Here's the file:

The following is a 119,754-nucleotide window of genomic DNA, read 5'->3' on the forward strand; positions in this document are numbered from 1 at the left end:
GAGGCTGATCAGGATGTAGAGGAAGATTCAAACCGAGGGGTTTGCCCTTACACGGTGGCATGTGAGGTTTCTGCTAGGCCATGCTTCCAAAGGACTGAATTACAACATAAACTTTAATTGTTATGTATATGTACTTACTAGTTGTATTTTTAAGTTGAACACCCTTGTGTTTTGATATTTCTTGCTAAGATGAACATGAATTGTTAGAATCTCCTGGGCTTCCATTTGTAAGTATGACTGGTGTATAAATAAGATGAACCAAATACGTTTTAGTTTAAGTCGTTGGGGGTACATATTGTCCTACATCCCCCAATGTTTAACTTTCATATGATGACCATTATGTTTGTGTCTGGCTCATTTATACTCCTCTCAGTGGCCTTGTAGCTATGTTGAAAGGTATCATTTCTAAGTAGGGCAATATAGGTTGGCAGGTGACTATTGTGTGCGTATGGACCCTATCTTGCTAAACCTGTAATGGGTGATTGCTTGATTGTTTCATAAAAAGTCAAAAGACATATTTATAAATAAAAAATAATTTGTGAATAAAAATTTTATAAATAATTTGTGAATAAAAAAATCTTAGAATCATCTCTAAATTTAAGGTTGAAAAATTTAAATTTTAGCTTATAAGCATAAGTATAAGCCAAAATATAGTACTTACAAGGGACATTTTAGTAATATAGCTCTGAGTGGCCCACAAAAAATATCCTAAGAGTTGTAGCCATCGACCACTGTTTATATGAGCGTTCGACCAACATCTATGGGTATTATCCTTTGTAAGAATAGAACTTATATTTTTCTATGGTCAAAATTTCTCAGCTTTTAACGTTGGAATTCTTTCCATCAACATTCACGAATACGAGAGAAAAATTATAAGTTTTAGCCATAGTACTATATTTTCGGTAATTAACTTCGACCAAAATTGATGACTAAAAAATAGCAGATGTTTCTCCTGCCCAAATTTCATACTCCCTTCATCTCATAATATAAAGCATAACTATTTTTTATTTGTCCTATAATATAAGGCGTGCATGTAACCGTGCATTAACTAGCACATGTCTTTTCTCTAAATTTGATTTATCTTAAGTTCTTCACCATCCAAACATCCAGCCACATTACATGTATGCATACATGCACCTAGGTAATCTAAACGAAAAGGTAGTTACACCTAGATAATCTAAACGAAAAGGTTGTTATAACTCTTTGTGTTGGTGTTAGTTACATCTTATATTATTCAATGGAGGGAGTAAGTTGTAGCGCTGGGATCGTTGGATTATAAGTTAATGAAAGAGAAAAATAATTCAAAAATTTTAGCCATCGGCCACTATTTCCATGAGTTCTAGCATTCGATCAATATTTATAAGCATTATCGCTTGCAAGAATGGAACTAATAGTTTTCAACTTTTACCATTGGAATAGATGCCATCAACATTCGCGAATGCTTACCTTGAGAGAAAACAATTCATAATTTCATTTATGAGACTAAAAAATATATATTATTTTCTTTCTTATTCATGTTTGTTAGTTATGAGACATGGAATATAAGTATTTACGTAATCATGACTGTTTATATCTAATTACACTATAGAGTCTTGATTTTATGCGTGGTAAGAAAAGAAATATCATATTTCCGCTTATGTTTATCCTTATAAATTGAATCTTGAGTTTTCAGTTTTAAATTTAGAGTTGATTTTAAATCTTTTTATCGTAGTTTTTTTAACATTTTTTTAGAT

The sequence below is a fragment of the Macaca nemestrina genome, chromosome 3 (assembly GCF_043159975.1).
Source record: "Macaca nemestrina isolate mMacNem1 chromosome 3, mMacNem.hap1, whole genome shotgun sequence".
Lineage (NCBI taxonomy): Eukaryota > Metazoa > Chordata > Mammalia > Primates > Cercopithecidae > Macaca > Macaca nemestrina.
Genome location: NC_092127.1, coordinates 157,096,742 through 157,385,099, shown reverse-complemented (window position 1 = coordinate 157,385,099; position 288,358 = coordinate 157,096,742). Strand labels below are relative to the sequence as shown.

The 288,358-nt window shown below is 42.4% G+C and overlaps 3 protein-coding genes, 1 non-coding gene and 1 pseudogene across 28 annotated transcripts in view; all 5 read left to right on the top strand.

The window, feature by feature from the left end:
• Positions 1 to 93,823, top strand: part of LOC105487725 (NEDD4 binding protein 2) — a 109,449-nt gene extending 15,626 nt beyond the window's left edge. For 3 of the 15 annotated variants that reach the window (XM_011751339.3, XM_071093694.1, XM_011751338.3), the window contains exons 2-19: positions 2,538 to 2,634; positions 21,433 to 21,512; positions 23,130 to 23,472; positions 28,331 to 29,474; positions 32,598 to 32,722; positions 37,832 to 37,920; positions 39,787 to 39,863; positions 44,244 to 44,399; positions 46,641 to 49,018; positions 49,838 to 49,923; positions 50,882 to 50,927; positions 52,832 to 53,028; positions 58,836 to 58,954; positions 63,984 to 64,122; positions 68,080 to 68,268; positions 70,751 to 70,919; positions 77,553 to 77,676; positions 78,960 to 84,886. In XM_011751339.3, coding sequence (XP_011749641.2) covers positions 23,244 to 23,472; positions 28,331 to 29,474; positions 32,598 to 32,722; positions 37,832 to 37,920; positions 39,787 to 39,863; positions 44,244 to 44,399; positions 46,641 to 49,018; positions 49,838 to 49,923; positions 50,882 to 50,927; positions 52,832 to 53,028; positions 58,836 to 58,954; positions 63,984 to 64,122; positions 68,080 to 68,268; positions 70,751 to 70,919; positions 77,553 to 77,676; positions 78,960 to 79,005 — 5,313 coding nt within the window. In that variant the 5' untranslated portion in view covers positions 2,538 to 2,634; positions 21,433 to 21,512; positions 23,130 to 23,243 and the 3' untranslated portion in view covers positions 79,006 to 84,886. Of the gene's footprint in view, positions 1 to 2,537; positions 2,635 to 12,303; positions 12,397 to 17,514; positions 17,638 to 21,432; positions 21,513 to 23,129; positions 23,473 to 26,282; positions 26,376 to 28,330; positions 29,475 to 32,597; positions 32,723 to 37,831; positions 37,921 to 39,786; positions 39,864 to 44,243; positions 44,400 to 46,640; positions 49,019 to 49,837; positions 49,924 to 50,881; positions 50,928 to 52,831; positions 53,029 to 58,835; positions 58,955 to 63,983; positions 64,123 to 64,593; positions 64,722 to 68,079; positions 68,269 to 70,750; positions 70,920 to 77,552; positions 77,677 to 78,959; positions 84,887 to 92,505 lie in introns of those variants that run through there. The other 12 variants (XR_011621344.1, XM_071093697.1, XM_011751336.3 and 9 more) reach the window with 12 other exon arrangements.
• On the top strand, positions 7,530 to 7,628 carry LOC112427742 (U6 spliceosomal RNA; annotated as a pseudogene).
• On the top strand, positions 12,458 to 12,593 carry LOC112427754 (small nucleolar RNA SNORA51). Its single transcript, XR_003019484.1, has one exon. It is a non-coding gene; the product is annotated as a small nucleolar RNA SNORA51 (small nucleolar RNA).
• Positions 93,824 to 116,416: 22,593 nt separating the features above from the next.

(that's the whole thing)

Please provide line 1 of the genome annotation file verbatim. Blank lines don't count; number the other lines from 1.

The following is a 119,754-nucleotide window of genomic DNA, read 5'->3' on the forward strand; positions in this document are numbered from 1 at the left end: